Many Christian ministers find the Christmas season particularly challenging. Not only is Christmas under attack by a secular movement that is gaining a more politically powerful voice, just as bad, church congregations are caught up in the commercialism of the “Christmas spirit” as pressured mindless consumerism.
I read an interesting article today on the internet that addressed the problem ministers have with getting their parishioners to think of the Christmas Advent as a transformative opportunity rather than a spending opportunity. Ministers have to tread lightly here or they will incur the wrath of their parishioners (and a slew of retailers). The mindset of the post-modern world is to reject any idea that makes them feel uncomfortable in any way.
Hell hath no fury like a scorned Christmas shopper!
So ministers have to settle with telling their parishioners what they want to hear—that the Lord’s coming into the world is “good” news because HE is going to save us in spite of ourselves—because He loves us. Christmas is a time for cheerfulness.
This reminds me how the Lord was praised and cheered when HE first entered triumphantly into Jerusalem but only days later the crowds had turned against Him. Why? Because the Lord did not bring the oppressed citizens the gifts they were expecting. In fact, Jesus said things that made everyone feel uncomfortable.
Church ministers are always careful not to become a doctrinal “Grinch” and stress only the positive on Christmas. When they deliver their sermons they emphasize that Christmas is a time to rejoice and remind us how we can all take part in this miraculous birth if we accept the Lord into our hearts. Parishioners find comfort in such a benign message. However, people are left with the oversimplified belief that good things will happen to them by some miraculous form of spiritual osmosis.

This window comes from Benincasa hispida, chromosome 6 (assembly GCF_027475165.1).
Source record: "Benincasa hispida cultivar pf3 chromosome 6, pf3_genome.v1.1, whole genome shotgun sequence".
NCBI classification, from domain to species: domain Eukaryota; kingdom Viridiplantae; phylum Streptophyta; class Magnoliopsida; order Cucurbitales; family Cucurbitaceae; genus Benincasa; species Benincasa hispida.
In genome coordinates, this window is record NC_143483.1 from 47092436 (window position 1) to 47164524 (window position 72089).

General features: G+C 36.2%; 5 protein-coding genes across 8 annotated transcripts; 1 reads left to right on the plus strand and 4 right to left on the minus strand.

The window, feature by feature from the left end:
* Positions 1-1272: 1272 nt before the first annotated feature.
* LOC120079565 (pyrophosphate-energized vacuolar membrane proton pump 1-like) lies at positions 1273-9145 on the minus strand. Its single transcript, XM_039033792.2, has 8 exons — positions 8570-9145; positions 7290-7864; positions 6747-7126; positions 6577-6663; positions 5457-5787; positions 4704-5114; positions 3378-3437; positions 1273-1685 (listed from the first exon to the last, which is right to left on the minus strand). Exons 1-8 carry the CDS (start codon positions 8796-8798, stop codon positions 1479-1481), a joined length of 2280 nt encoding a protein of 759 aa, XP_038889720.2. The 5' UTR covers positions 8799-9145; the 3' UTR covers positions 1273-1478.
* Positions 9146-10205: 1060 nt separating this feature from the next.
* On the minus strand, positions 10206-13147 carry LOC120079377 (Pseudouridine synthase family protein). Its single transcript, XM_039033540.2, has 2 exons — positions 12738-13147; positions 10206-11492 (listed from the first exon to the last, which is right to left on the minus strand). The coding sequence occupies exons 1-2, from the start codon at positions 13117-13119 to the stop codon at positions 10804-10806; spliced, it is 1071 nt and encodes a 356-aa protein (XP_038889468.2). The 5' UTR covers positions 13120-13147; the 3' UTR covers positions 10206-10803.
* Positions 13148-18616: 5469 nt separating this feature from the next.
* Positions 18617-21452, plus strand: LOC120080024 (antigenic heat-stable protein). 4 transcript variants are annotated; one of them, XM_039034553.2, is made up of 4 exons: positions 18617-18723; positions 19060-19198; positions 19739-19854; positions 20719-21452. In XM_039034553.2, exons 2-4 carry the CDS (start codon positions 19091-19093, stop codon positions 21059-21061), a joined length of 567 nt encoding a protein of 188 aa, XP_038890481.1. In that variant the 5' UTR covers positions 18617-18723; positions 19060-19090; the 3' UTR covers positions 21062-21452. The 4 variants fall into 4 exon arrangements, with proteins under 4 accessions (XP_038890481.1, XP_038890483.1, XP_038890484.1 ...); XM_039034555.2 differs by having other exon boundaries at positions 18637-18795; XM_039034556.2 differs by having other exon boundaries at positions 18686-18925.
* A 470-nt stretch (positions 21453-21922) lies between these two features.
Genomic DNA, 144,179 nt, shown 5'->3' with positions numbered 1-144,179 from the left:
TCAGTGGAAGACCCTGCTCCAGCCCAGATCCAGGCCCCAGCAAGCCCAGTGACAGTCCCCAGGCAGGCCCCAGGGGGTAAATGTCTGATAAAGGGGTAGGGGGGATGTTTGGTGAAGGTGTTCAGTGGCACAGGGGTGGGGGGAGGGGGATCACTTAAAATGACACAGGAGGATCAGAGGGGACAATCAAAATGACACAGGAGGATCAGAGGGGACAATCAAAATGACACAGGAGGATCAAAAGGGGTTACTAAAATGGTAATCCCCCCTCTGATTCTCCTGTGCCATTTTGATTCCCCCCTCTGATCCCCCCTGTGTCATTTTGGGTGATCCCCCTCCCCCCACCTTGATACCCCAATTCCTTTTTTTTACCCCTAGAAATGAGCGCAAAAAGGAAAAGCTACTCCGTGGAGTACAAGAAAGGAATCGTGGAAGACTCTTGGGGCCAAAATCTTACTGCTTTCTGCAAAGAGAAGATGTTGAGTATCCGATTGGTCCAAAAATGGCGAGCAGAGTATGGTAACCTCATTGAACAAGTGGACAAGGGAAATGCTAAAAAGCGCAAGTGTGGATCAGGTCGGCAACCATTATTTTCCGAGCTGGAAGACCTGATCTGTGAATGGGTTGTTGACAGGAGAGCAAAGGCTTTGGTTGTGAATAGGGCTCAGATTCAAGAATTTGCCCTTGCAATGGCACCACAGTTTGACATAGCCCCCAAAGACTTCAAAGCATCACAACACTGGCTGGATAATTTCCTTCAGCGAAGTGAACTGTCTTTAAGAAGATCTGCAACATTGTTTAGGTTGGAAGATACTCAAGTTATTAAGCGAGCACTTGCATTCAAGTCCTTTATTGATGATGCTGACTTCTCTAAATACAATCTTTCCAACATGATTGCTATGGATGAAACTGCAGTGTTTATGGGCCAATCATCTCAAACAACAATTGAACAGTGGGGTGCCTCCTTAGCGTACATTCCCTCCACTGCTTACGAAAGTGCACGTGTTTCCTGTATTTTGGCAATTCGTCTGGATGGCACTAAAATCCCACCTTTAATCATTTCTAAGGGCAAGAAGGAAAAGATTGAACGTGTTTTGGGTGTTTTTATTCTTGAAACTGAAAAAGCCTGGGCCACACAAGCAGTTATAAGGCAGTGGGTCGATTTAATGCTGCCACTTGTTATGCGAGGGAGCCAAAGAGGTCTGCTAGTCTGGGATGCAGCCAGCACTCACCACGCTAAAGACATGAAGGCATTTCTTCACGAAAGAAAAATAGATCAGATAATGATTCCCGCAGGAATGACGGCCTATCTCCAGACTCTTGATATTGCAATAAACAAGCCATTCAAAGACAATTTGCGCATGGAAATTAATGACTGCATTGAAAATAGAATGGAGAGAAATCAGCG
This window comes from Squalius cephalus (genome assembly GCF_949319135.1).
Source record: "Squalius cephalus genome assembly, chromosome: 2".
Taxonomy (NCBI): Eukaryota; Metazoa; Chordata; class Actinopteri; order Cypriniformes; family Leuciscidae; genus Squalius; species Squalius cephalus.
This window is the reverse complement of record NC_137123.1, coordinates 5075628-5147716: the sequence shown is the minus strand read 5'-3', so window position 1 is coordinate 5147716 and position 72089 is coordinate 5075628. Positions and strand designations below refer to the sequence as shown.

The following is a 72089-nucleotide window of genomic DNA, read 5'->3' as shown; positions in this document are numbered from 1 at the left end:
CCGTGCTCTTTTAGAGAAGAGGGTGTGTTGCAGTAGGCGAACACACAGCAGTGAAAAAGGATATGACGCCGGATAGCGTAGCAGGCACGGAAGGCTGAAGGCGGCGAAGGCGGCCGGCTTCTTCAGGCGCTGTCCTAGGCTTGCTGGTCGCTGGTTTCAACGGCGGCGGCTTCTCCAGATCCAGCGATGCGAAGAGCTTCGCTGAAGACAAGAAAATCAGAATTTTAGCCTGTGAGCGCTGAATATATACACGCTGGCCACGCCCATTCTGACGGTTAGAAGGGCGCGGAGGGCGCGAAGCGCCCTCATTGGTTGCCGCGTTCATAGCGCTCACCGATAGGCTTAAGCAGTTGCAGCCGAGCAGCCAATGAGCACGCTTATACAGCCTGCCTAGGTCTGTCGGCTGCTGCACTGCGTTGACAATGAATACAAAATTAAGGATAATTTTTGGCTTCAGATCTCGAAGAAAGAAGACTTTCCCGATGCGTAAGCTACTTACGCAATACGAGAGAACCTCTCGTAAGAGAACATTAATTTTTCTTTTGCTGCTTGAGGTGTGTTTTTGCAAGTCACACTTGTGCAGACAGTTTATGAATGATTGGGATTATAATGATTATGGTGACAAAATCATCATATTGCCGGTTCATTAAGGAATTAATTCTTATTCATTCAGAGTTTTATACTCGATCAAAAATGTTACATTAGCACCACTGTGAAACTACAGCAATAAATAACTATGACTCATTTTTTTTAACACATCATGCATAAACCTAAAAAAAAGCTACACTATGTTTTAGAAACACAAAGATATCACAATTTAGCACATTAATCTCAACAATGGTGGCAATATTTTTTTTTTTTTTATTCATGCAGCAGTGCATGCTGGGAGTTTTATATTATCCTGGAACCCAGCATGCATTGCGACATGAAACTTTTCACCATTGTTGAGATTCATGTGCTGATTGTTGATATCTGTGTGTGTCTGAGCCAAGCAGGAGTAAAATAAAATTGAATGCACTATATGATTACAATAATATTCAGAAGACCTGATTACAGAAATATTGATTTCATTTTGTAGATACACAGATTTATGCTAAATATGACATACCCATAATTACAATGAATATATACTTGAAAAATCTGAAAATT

To offer deeper insights into the transformative Christmas message only opens a new can of ugly, squirming worms. I have visited churches in which the ministers knew well that by telling their congregation to take the baby Jesus into their hearts, they would be including the ongoing process by which the Lord’s message should grow and mature in a way that was symbolic of the Lord’s life and challenges on earth. In other words, the Lord struggled with the world in the same way that we must each struggle with our compulsions and negative behavior. But this is a pastoral no-no at Christmas.
The Lord came into the world to open up a can of worms—all the slimy, writhing things that interfere with our proper relationship with God. Sure, we are to rejoice that the Lord came into the world for our salvation. But the way most people now perceive the Christmas experience, any deeper message would only cause it to “rain on the parade” and the jubilation (jubilee once represented the celebration of spiritual restoration through works of repentance and piety).
Any thoughts? Any reactions?